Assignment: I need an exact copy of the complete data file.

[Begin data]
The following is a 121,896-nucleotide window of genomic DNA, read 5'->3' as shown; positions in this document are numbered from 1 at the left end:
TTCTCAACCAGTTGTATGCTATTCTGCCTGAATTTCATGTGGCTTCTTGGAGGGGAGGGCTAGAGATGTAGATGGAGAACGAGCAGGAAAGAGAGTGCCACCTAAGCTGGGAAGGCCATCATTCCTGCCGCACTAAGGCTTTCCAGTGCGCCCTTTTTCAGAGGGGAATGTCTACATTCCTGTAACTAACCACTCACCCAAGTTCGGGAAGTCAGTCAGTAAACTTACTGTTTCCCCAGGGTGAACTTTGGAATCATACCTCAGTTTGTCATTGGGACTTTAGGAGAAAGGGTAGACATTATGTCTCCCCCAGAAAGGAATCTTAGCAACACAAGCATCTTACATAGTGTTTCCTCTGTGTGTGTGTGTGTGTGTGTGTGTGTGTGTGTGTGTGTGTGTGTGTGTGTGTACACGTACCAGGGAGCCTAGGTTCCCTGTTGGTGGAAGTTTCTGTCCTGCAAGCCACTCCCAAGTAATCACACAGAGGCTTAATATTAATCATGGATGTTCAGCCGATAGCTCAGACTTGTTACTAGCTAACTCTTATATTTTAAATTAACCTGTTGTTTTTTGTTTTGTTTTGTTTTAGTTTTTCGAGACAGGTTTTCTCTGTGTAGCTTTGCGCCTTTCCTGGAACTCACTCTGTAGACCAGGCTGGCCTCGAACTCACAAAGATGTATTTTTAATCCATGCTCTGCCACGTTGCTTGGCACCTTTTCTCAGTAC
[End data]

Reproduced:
The following is a 121,896-nucleotide window of genomic DNA, read 5'->3' as shown; positions in this document are numbered from 1 at the left end:
TTCTCAACCAGTTGTATGCTATTCTGCCTGAATTTCATGTGGCTTCTTGGAGGGGAGGGCTAGAGATGTAGATGGAGAACGAGCAGGAAAGAGAGTGCCACCTAAGCTGGGAAGGCCATCATTCCTGCCGCACTAAGGCTTTCCAGTGCGCCCTTTTTCAGAGGGGAATGTCTACATTCCTGTAACTAACCACTCACCCAAGTTCGGGAAGTCAGTCAGTAAACTTACTGTTTCCCCAGGGTGAACTTTGGAATCATACCTCAGTTTGTCATTGGGACTTTAGGAGAAAGGGTAGACATTATGTCTCCCCCAGAAAGGAATCTTAGCAACACAAGCATCTTACATAGTGTTTCCTCTGTGTGTGTGTGTGTGTGTGTGTGTGTGTGTGTGTGTGTGTGTGTGTGTGTGTACACGTACCAGGGAGCCTAGGTTCCCTGTTGGTGGAAGTTTCTGTCCTGCAAGCCACTCCCAAGTAATCACACAGAGGCTTAATATTAATCATGGATGTTCAGCCGATAGCTCAGACTTGTTACTAGCTAACTCTTATATTTTAAATTAACCTGTTGTTTTTTGTTTTGTTTTGTTTTAGTTTTTCGAGACAGGTTTTCTCTGTGTAGCTTTGCGCCTTTCCTGGAACTCACTCTGTAGACCAGGCTGGCCTCGAACTCACAAAGATGTATTTTTAATCCATGCTCTGCCACGTTGCTTGGCACCTTTTCTCAGTAC